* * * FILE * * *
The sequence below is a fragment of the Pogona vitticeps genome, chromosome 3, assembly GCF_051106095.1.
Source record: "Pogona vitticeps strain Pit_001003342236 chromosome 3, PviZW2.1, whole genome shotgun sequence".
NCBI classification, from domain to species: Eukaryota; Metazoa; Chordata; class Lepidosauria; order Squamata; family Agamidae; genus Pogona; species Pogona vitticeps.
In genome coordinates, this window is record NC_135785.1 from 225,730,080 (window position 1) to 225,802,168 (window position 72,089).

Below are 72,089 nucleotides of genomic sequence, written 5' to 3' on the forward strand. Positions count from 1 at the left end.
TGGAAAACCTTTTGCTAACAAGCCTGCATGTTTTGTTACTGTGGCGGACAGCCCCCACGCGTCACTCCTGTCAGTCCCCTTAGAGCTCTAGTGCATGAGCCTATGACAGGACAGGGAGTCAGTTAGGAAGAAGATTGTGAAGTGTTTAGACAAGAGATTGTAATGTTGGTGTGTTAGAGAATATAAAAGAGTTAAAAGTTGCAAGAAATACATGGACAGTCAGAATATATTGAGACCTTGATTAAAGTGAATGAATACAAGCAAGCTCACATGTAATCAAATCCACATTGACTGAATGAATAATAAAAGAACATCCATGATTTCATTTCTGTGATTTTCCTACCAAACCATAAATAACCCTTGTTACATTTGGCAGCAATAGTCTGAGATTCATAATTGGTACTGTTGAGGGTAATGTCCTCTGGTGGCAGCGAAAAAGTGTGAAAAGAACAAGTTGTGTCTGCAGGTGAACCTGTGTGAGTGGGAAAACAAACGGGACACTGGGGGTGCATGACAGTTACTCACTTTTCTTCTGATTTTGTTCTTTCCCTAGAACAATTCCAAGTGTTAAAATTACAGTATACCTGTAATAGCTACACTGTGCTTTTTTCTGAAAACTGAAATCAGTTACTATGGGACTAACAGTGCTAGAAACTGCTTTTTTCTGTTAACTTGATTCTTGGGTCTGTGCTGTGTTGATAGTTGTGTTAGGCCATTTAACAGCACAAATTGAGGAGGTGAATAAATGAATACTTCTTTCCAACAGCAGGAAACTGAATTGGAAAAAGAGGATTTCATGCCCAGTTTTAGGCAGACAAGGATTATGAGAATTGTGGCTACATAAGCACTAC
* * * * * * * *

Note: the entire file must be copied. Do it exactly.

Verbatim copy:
The sequence below is a fragment of the Pogona vitticeps genome, chromosome 3, assembly GCF_051106095.1.
Source record: "Pogona vitticeps strain Pit_001003342236 chromosome 3, PviZW2.1, whole genome shotgun sequence".
NCBI classification, from domain to species: Eukaryota; Metazoa; Chordata; class Lepidosauria; order Squamata; family Agamidae; genus Pogona; species Pogona vitticeps.
In genome coordinates, this window is record NC_135785.1 from 225,730,080 (window position 1) to 225,802,168 (window position 72,089).

Below are 72,089 nucleotides of genomic sequence, written 5' to 3' on the forward strand. Positions count from 1 at the left end.
TGGAAAACCTTTTGCTAACAAGCCTGCATGTTTTGTTACTGTGGCGGACAGCCCCCACGCGTCACTCCTGTCAGTCCCCTTAGAGCTCTAGTGCATGAGCCTATGACAGGACAGGGAGTCAGTTAGGAAGAAGATTGTGAAGTGTTTAGACAAGAGATTGTAATGTTGGTGTGTTAGAGAATATAAAAGAGTTAAAAGTTGCAAGAAATACATGGACAGTCAGAATATATTGAGACCTTGATTAAAGTGAATGAATACAAGCAAGCTCACATGTAATCAAATCCACATTGACTGAATGAATAATAAAAGAACATCCATGATTTCATTTCTGTGATTTTCCTACCAAACCATAAATAACCCTTGTTACATTTGGCAGCAATAGTCTGAGATTCATAATTGGTACTGTTGAGGGTAATGTCCTCTGGTGGCAGCGAAAAAGTGTGAAAAGAACAAGTTGTGTCTGCAGGTGAACCTGTGTGAGTGGGAAAACAAACGGGACACTGGGGGTGCATGACAGTTACTCACTTTTCTTCTGATTTTGTTCTTTCCCTAGAACAATTCCAAGTGTTAAAATTACAGTATACCTGTAATAGCTACACTGTGCTTTTTTCTGAAAACTGAAATCAGTTACTATGGGACTAACAGTGCTAGAAACTGCTTTTTTCTGTTAACTTGATTCTTGGGTCTGTGCTGTGTTGATAGTTGTGTTAGGCCATTTAACAGCACAAATTGAGGAGGTGAATAAATGAATACTTCTTTCCAACAGCAGGAAACTGAATTGGAAAAAGAGGATTTCATGCCCAGTTTTAGGCAGACAAGGATTATGAGAATTGTGGCTACATAAGCACTAC